• Command #3, If this was an image from a crash dump, then the highlighted time would reflect the crash dump time.  Accordingly, this is the time the image was created.

 

Section 6: Display Dynamic Link Libraries with Volatility (dlllist)
  1. Display Dynamic Link Libraries
    • Instructions
      1. vol.py --profile=Win7SP1x86 -f badblue.mem dlllist  | tee dlllist.txt
    • Note(FYI):
      • Command #1, Use (dlllist) to display the DLLs loaded for each process. Use (tee) to display and write standard output into a file called (dlllist.txt).

     

  2. Searching for Libraries
    • Instructions
      1. egrep -i '(rsaenh.dll|IPHLPAPI.DLL)'| dlllist.txt
    • Note(FYI):
      • Command #1, While ignoring case (-i), use (egrep) to search the file (dlllist.txt) for either (rsaenh.dll) or (IPHLPAPI.DLL).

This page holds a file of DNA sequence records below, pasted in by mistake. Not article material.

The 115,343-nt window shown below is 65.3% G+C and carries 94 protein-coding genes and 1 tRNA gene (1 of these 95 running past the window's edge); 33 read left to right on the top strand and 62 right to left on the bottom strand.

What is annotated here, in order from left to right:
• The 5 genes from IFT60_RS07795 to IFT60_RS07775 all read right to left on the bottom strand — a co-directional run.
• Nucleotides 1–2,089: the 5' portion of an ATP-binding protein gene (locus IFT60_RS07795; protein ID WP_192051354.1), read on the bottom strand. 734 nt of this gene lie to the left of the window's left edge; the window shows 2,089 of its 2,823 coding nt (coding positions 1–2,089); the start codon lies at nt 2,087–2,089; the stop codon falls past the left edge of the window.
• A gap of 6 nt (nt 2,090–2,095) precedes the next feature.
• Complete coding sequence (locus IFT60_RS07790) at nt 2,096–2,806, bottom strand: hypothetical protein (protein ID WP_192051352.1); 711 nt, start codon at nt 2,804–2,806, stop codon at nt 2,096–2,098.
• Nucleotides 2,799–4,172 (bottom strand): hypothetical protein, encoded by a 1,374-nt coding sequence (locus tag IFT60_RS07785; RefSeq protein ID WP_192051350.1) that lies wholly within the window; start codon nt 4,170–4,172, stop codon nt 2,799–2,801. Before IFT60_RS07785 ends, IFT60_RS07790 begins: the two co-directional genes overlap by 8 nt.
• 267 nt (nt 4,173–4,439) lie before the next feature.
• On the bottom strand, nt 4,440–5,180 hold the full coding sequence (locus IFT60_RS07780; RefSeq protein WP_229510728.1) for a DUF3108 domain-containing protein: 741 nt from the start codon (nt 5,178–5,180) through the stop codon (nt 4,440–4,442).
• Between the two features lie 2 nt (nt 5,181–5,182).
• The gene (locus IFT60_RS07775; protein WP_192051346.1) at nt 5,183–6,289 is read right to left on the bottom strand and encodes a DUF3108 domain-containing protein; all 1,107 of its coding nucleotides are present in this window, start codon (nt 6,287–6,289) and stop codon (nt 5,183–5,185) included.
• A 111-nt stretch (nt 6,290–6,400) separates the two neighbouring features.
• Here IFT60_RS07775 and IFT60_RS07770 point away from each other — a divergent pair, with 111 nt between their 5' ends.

• In Metasploit v3.3 and later, a Reflective DLL injection uses both IPHLPAPI.DLL and rsaenh.dll. 
      • (IPHLPAPI.DLL) is a Dynamic Link Library containing the functions used by the Windows IP Helper API. 
      • (rsaenh.dll) is a module that implements the Microsoft enhanced cryptographic service provider (CSP) that uses 128-bit encryption.  (See Details and References)
      • Obviously, there are a lot of processes that require network and encryption libraries.

     

  3. Viewing Dynamic Link Library Output
    • Instructions
      1. head -30 dlllist.txt
      2. View the first group of DLLs
      3. View the second group of DLLs
    • Note(FYI):
      • Command #1, Use (head -30) to display the first 30 lines of output contained in the dlllist.txt file.
      • Instruction #2, In my case PID (220) belongs to process (smss.exe) which is using the ntdll.dll.
      • Instruction #3, In my case PID (320) belongs to process (csrss.exe) which is using MANY DLLs.
      • Wouldn't it be nice to be able to not only associate and format each DLL with it's Process ID, but also to display only those Process IDs using specific DLLs?  (See Next Step).